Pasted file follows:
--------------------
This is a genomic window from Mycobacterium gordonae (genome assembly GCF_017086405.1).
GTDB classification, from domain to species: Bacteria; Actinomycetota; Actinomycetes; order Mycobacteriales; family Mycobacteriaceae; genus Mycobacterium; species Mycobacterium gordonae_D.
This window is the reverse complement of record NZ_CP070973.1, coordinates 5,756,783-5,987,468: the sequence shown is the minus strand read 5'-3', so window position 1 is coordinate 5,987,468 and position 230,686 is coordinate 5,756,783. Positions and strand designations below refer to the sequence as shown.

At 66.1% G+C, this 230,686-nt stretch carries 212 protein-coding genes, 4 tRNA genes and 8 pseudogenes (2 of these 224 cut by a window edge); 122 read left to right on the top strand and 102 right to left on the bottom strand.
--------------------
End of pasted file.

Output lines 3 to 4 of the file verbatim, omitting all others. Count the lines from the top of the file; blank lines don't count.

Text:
This window is the reverse complement of record NZ_CP070973.1, coordinates 5,756,783-5,987,468: the sequence shown is the minus strand read 5'-3', so window position 1 is coordinate 5,987,468 and position 230,686 is coordinate 5,756,783. Positions and strand designations below refer to the sequence as shown.

At 66.1% G+C, this 230,686-nt stretch carries 212 protein-coding genes, 4 tRNA genes and 8 pseudogenes (2 of these 224 cut by a window edge); 122 read left to right on the top strand and 102 right to left on the bottom strand.